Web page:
Epic paddleboard challenge to circumnavigate Wales
A woman is setting off on an epic journey to become the first to stand-up paddleboard around Wales.
Sian Sykes, from Anglesey, will use rivers and canals along the Welsh border, before emerging on the Severn Estuary and following the coast home.
She also wants to use the challenge to highlight the impact of pollution on the marine environment.
The journey will take her two months to complete, wild camping on riverbanks and coasts along the way.
"I did a challenge two years ago, where I was the first person to paddleboard around Anglesey, and that's where my idea for this was hatched," she said ahead of the challenge.
"I wanted to do something bigger - to really push myself. I love stand-up paddleboarding - I live and breathe it."
Paddleboarding is one of the fastest growing outdoor watersports in Britain, and the Anglesey paddler has her own business teaching others how to get about on the boards, and offering water safaris around the island.
She was recently featured on BBC One's Countryfile, putting presenter Matt Baker through his paces on the Menai Strait.
"You have a bird's-eye view. You see jellyfish float past you, fish leaping out of the water, porpoise darting about, birds flying overhead and inquisitive seals can come up to you," she enthused.
"It's a wonderful way to reconnect with nature, and to go on a journey and explore areas you would never see on foot."
Connecting with nature is one of the main aims of the challenge for Sian and focusing on the damage caused by single-use disposable plastic.
"I see a lot of marine litter washed up on our beaches. It is a massive problem - and we need to make a change," she added.
"I'm going to highlight that on my trip, from showing from inland out to the sea - plastic pollution."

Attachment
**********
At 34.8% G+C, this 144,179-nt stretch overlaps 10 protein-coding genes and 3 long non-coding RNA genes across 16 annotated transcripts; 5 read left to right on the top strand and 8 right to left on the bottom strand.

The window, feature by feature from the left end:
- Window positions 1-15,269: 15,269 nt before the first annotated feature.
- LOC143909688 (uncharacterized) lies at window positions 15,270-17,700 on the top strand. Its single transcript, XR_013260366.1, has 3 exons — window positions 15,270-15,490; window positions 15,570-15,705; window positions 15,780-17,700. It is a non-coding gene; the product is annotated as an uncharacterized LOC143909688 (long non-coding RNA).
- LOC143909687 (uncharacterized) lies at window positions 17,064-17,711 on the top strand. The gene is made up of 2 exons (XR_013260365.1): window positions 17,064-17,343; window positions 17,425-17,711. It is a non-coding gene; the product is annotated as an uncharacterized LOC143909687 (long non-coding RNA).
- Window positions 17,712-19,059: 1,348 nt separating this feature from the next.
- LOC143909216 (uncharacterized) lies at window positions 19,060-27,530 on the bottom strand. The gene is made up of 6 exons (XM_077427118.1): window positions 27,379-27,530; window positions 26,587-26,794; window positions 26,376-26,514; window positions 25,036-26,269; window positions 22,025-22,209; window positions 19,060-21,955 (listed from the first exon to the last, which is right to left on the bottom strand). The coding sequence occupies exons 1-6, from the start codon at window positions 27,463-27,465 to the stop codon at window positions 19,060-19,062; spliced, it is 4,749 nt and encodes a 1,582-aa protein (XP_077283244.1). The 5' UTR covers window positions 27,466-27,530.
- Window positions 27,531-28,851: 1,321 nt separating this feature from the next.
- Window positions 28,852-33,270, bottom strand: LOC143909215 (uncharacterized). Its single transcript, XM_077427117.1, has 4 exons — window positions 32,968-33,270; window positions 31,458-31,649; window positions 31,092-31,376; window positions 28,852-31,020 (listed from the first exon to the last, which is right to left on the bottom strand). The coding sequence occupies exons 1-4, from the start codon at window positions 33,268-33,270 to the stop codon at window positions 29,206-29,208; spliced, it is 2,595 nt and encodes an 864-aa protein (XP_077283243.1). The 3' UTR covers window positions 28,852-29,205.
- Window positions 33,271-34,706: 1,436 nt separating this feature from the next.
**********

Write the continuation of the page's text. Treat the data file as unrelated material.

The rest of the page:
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As a conservationist campaigner she is behind the campaign to make Anglesey free of single-use plastic, which has been backed by the island's county council.
She is also raising funds along the way for the North Wales Wildlife Trust, Surfers Against Sewage, and the RNLI.
She is putting her money where her mouth is - and is attempting the paddle using no disposable plastic herself.
"That has been a challenge in itself, trying to get all my food sorted for the trip."
Even more so as she is vegan - and she does not eat wheat either - so it is a menu of quinoa and dehydrated vegetables.
Her day-to-day progress will be monitored by an online tracker, which will pinpoint her position as she makes her way around Wales.
"I've got butterflies in my stomach, because I know of the challenging spots - I'm not going blind - I am prepared," she said.
"There will be times where I'll be, probably, in tears asking myself why did I decide to do this.
"But it's about pushing myself - pushing the comfort barriers."